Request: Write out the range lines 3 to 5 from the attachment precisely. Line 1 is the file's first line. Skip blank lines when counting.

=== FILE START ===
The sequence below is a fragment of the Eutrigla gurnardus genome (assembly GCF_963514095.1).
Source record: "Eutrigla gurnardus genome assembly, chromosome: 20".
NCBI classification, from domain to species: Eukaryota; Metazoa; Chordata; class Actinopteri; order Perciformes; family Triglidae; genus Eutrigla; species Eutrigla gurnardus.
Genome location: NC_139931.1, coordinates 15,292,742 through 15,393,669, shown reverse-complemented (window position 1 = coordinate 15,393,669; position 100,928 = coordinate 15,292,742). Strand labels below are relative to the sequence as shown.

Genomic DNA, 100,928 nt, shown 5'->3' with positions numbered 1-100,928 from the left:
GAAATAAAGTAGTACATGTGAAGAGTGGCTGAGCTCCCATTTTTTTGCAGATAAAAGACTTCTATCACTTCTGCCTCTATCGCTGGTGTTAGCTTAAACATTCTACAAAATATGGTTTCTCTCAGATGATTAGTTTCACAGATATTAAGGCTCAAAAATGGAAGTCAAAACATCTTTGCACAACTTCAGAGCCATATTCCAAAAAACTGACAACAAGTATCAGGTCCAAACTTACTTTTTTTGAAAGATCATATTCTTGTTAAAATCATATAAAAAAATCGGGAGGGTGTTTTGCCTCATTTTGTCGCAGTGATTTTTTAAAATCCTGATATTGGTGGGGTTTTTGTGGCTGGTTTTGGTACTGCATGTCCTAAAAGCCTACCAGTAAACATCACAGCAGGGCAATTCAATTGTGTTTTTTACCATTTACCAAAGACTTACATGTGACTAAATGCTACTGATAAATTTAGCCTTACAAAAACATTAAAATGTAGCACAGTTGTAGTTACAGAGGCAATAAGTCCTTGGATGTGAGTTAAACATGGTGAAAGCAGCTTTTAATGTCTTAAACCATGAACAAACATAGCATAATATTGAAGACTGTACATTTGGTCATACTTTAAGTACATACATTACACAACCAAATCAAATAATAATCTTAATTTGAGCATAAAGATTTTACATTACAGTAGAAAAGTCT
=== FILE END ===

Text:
NCBI classification, from domain to species: Eukaryota; Metazoa; Chordata; class Actinopteri; order Perciformes; family Triglidae; genus Eutrigla; species Eutrigla gurnardus.
Genome location: NC_139931.1, coordinates 15,292,742 through 15,393,669, shown reverse-complemented (window position 1 = coordinate 15,393,669; position 100,928 = coordinate 15,292,742). Strand labels below are relative to the sequence as shown.

Genomic DNA, 100,928 nt, shown 5'->3' with positions numbered 1-100,928 from the left: